One year on from unveiling its Apex-as-a-service portfolio, Dell Technologies is bolstering the portfolio to move beyond infrastructure and target more workload-based solutions, with the launch of Apex Cyber Recovery. The service is designed to streamline the deployment of cyber recovery solutions through standardised configurations and recovery options.
“With Apex Cyber Recovery, customers can feel confident in the ability to recover from a destructive cyber attack and achieve more agility by offloading the day-to-day management of data protection. Customers get more resiliency from an isolated, immutable, and intelligent data vault,” Dell Apex product management vice president Chad Dunn told media during a briefing on Apex.
Apex Cyber Recovery is initially being made available in the US with plans for broader availability later this year.
The tech giant is also extending its reach in the multi-cloud ecosystem, starting with the release of PowerProtect Cyber Recovery for Microsoft Azure on the Azure Marketplace. Dell said it will allow organisations to deploy an isolated cyber vault in the public cloud, so that if recovery is necessary, they can do so back to their main corporate data centre, an Azure private network, or a clean environment within Azure.
The release comes off the back of Dell recently delivering a similar offering for Amazon Web Services (AWS).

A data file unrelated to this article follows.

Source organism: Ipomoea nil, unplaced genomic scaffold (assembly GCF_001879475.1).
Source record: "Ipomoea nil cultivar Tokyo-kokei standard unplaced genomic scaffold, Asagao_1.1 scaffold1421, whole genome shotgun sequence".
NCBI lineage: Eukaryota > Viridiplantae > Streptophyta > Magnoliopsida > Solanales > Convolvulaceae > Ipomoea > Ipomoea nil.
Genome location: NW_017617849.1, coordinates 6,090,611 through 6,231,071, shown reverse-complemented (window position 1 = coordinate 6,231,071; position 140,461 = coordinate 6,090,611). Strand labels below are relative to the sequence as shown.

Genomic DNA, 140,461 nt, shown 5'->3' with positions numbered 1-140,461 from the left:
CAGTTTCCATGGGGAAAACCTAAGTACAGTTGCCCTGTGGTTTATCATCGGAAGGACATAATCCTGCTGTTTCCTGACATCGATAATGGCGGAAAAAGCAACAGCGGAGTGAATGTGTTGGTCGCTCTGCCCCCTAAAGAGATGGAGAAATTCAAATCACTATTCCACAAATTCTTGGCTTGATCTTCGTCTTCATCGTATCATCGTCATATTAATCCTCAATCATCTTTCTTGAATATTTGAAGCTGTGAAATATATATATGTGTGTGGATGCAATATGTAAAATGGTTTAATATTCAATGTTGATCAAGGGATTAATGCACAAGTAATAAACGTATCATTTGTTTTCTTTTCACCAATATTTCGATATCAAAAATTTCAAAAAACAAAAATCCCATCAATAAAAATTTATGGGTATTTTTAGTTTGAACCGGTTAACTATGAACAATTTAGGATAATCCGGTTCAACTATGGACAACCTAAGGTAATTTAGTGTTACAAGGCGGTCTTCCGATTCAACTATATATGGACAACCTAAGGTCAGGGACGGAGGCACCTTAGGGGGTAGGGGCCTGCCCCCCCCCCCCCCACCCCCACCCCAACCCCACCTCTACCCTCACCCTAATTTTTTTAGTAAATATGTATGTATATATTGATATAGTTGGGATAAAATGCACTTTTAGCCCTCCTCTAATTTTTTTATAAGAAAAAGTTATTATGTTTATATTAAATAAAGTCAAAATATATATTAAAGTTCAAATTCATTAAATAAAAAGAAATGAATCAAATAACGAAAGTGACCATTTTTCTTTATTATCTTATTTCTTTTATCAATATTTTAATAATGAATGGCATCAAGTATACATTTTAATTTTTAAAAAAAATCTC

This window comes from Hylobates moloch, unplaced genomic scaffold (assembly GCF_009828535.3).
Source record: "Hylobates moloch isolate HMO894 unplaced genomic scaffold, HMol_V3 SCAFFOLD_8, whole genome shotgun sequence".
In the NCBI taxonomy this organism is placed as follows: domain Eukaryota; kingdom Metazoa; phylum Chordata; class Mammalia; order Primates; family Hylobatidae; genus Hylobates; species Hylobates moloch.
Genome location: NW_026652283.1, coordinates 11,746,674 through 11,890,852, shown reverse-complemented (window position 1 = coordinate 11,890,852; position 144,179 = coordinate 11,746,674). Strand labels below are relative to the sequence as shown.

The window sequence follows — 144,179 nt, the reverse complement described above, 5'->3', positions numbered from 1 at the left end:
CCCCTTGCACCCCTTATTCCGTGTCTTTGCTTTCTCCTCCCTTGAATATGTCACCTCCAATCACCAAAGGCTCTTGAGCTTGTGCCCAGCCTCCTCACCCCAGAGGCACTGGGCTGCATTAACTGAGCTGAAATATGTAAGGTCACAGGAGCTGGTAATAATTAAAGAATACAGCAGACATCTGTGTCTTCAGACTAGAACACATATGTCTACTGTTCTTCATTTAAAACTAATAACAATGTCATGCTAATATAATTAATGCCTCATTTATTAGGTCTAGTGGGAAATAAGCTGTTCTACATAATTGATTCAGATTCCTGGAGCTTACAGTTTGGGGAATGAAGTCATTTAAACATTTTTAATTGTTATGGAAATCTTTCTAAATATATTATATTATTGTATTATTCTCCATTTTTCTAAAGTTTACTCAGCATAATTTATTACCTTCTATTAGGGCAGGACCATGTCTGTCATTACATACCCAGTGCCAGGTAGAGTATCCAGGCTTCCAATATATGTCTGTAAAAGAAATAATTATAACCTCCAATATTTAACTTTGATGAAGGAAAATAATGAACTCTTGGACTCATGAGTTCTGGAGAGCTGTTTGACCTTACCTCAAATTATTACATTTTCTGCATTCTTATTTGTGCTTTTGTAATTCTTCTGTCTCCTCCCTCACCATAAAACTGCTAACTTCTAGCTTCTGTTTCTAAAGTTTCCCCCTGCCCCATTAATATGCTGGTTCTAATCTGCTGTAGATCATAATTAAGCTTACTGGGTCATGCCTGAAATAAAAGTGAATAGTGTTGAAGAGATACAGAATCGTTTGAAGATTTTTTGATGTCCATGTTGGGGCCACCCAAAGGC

On AWS, Dell has announced the launch of CyberSense on AWS Marketplace to use analytics, metadata and machine learning to proactively detect, diagnose and speed up data recovery when an attack has occurred, as well as identify the last known uncorrupted copy of data to recover from.
Both PowerProtect Cyber Recovery for Microsoft Azure and CyberSense for Dell PowerProtect Cyber Recovery for AWS will be globally available in Q2.
Additionally, Dell has drummed up a new strategic partnership with Snowflake, so that joint customers can for the first time leverage Snowflakes’ cloud-based analytics for on-premise data and gain more insights.
Jon Siegal, the company’s ISG product marketing VP, explained customers will be able to connect Dell’s object storage to Snowflakes in two ways.
“The first way is by running snowflakes analytics against Dell’s on-premise object storage without moving the data to the cloud … it’s really for customers who don’t want to move their data to the cloud, whether it’s for compliance, security, control, data sovereignty reasons,” he said.
“Secondly, customers that have the ability also to connect their on-prem Dell object storage to Snowflake by simply copying Dell’s on-premises object data to the Snowflake cloud, so it can be analysed in Snowflake’s cloud itself.”
Dell also took the opportunity to provide an update on Project Alpine that was introduced at the start of the year. Siegal said from the second-half of this year, Dell will be introducing data mobility and the same consistent management experience across on-premise and public cloud environments.
He added customers will be able to “power up” their multi-cloud environments by leveraging Dell’s data services capabilities found its storage platforms, such as PowerStore, PowerScale, PowerFlex, and ObjectScale.